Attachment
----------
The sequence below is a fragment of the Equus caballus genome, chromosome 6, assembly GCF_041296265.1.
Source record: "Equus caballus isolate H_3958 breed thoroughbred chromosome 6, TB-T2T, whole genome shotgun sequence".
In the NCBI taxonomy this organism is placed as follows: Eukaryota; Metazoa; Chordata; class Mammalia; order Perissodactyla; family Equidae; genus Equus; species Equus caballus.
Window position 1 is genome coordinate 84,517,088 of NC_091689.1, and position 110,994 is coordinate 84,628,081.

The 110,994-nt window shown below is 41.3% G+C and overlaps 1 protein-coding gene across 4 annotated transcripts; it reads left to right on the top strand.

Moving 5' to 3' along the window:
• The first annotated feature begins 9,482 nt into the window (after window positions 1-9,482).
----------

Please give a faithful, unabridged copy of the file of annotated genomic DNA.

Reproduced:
The sequence below is a fragment of the Equus caballus genome, chromosome 6, assembly GCF_041296265.1.
Source record: "Equus caballus isolate H_3958 breed thoroughbred chromosome 6, TB-T2T, whole genome shotgun sequence".
In the NCBI taxonomy this organism is placed as follows: Eukaryota; Metazoa; Chordata; class Mammalia; order Perissodactyla; family Equidae; genus Equus; species Equus caballus.
Window position 1 is genome coordinate 84,517,088 of NC_091689.1, and position 110,994 is coordinate 84,628,081.

The 110,994-nt window shown below is 41.3% G+C and overlaps 1 protein-coding gene across 4 annotated transcripts; it reads left to right on the top strand.

Moving 5' to 3' along the window:
• The first annotated feature begins 9,482 nt into the window (after window positions 1-9,482).